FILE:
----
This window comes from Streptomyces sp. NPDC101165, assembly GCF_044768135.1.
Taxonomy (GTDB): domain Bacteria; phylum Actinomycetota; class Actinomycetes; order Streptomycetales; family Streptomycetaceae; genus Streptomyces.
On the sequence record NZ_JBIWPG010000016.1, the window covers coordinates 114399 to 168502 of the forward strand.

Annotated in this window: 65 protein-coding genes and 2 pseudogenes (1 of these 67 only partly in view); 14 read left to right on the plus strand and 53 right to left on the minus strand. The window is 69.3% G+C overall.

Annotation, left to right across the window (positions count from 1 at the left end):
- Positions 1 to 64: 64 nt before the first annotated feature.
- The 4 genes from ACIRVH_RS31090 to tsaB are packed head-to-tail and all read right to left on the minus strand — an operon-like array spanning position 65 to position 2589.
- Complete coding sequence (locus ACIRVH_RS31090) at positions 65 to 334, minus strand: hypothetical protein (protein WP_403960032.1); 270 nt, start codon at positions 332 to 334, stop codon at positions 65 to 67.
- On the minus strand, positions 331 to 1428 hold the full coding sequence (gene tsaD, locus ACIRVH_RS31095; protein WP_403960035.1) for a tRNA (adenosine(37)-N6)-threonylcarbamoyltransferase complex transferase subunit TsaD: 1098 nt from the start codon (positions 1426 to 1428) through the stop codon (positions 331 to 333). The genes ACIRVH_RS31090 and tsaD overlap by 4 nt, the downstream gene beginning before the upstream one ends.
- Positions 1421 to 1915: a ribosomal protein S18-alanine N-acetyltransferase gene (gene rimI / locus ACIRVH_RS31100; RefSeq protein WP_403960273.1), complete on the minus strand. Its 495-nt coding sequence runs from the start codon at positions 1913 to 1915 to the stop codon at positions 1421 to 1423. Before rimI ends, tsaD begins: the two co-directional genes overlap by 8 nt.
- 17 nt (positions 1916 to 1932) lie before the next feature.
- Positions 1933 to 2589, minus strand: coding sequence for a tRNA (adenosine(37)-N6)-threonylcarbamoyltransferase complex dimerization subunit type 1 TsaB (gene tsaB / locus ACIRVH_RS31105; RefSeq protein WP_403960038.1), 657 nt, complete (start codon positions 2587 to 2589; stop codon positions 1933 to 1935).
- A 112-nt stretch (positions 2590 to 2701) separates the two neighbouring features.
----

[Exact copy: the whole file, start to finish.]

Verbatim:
This window comes from Streptomyces sp. NPDC101165, assembly GCF_044768135.1.
Taxonomy (GTDB): domain Bacteria; phylum Actinomycetota; class Actinomycetes; order Streptomycetales; family Streptomycetaceae; genus Streptomyces.
On the sequence record NZ_JBIWPG010000016.1, the window covers coordinates 114399 to 168502 of the forward strand.

Annotated in this window: 65 protein-coding genes and 2 pseudogenes (1 of these 67 only partly in view); 14 read left to right on the plus strand and 53 right to left on the minus strand. The window is 69.3% G+C overall.

Annotation, left to right across the window (positions count from 1 at the left end):
- Positions 1 to 64: 64 nt before the first annotated feature.
- The 4 genes from ACIRVH_RS31090 to tsaB are packed head-to-tail and all read right to left on the minus strand — an operon-like array spanning position 65 to position 2589.
- Complete coding sequence (locus ACIRVH_RS31090) at positions 65 to 334, minus strand: hypothetical protein (protein WP_403960032.1); 270 nt, start codon at positions 332 to 334, stop codon at positions 65 to 67.
- On the minus strand, positions 331 to 1428 hold the full coding sequence (gene tsaD, locus ACIRVH_RS31095; protein WP_403960035.1) for a tRNA (adenosine(37)-N6)-threonylcarbamoyltransferase complex transferase subunit TsaD: 1098 nt from the start codon (positions 1426 to 1428) through the stop codon (positions 331 to 333). The genes ACIRVH_RS31090 and tsaD overlap by 4 nt, the downstream gene beginning before the upstream one ends.
- Positions 1421 to 1915: a ribosomal protein S18-alanine N-acetyltransferase gene (gene rimI / locus ACIRVH_RS31100; RefSeq protein WP_403960273.1), complete on the minus strand. Its 495-nt coding sequence runs from the start codon at positions 1913 to 1915 to the stop codon at positions 1421 to 1423. Before rimI ends, tsaD begins: the two co-directional genes overlap by 8 nt.
- 17 nt (positions 1916 to 1932) lie before the next feature.
- Positions 1933 to 2589, minus strand: coding sequence for a tRNA (adenosine(37)-N6)-threonylcarbamoyltransferase complex dimerization subunit type 1 TsaB (gene tsaB / locus ACIRVH_RS31105; RefSeq protein WP_403960038.1), 657 nt, complete (start codon positions 2587 to 2589; stop codon positions 1933 to 1935).
- A 112-nt stretch (positions 2590 to 2701) separates the two neighbouring features.